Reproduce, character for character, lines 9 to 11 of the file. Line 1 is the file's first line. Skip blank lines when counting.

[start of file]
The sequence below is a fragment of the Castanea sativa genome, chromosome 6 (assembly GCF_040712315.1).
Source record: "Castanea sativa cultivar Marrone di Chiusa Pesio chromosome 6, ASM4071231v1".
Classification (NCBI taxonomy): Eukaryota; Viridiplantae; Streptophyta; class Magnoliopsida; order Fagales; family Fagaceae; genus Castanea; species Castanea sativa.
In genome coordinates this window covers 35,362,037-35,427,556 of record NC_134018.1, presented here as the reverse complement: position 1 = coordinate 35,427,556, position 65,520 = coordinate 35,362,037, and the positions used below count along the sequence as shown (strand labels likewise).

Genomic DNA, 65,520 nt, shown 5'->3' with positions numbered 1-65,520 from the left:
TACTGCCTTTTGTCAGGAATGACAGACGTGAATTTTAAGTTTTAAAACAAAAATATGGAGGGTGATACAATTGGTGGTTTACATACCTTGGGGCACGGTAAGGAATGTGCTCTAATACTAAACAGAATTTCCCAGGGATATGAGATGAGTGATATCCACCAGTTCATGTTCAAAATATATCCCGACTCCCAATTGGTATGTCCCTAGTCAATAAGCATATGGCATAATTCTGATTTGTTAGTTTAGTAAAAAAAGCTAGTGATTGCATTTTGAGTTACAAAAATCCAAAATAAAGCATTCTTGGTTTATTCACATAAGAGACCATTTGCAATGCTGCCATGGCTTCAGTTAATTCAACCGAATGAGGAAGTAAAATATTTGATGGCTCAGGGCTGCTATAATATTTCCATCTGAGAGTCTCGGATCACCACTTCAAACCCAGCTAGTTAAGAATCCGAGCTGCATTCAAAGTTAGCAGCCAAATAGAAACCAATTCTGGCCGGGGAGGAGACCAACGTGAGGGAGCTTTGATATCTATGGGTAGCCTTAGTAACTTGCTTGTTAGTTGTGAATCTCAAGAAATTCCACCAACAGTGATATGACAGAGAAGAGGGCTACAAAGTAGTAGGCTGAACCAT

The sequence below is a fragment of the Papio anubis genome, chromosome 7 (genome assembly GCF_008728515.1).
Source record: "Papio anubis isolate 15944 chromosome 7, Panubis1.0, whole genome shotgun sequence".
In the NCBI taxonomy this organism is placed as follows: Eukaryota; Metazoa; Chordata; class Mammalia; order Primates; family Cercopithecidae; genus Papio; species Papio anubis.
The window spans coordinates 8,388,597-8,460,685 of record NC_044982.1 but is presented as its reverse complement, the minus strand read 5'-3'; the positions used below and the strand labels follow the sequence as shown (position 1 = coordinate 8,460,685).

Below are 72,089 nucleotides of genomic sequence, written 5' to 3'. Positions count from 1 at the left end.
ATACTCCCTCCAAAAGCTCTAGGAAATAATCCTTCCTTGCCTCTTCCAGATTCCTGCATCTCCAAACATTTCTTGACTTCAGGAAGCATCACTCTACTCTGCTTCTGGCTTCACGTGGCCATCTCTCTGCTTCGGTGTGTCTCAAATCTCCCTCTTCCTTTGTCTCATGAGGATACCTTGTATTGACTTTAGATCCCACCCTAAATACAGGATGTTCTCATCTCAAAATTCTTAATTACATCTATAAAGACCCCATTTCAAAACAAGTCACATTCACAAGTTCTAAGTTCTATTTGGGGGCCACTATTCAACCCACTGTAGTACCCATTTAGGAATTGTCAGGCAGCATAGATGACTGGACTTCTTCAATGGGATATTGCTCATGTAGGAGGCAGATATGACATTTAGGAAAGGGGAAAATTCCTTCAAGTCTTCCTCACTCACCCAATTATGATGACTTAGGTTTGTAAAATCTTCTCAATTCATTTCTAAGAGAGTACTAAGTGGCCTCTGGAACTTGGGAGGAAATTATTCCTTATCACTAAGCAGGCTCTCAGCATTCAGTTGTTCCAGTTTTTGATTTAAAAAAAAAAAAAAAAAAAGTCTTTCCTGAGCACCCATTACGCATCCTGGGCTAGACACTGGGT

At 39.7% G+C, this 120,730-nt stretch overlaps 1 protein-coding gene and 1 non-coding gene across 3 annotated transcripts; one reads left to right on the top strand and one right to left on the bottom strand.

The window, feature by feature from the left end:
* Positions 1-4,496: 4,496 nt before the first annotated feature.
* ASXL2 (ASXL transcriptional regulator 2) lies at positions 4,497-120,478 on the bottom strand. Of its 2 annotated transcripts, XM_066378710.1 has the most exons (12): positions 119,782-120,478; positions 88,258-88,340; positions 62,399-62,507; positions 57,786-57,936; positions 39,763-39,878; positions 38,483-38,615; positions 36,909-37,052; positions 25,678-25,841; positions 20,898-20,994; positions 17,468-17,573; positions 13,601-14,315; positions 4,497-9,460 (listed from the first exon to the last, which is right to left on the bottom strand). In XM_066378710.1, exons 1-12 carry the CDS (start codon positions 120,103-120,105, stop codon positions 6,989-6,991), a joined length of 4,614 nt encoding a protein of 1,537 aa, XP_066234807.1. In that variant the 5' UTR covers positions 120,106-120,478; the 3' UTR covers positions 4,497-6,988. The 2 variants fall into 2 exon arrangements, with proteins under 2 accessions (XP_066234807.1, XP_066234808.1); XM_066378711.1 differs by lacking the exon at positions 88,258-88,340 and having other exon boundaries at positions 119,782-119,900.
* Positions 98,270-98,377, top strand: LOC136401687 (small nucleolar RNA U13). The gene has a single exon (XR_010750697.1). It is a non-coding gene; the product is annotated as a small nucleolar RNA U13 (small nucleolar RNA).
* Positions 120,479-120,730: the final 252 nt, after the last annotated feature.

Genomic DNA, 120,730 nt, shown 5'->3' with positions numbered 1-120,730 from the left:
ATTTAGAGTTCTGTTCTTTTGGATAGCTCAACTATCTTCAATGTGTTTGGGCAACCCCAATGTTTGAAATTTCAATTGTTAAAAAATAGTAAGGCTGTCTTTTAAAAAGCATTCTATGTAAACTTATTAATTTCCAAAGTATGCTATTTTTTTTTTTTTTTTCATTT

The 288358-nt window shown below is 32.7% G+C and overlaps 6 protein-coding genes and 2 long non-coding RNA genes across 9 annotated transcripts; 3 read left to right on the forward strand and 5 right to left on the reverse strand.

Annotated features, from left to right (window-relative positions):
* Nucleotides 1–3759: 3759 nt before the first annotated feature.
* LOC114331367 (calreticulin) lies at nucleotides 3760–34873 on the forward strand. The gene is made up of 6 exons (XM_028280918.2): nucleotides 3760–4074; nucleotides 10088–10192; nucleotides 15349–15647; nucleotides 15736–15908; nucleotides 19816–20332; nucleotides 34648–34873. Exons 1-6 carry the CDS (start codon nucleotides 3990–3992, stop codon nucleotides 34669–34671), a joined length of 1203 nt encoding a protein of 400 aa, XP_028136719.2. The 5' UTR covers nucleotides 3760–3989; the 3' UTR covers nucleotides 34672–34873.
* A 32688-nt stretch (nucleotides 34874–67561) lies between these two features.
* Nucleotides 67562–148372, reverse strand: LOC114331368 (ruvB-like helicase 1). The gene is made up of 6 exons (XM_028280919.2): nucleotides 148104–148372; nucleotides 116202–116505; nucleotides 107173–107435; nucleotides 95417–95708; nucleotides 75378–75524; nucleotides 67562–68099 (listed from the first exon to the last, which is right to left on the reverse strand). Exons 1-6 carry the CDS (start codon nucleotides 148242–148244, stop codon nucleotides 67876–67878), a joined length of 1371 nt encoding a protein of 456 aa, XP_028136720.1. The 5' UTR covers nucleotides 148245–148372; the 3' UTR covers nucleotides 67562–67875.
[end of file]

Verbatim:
In the NCBI taxonomy this organism is placed as follows: Eukaryota; Metazoa; Chordata; class Mammalia; order Primates; family Cercopithecidae; genus Papio; species Papio anubis.
The window spans coordinates 8,388,597-8,460,685 of record NC_044982.1 but is presented as its reverse complement, the minus strand read 5'-3'; the positions used below and the strand labels follow the sequence as shown (position 1 = coordinate 8,460,685).

Below are 72,089 nucleotides of genomic sequence, written 5' to 3'. Positions count from 1 at the left end.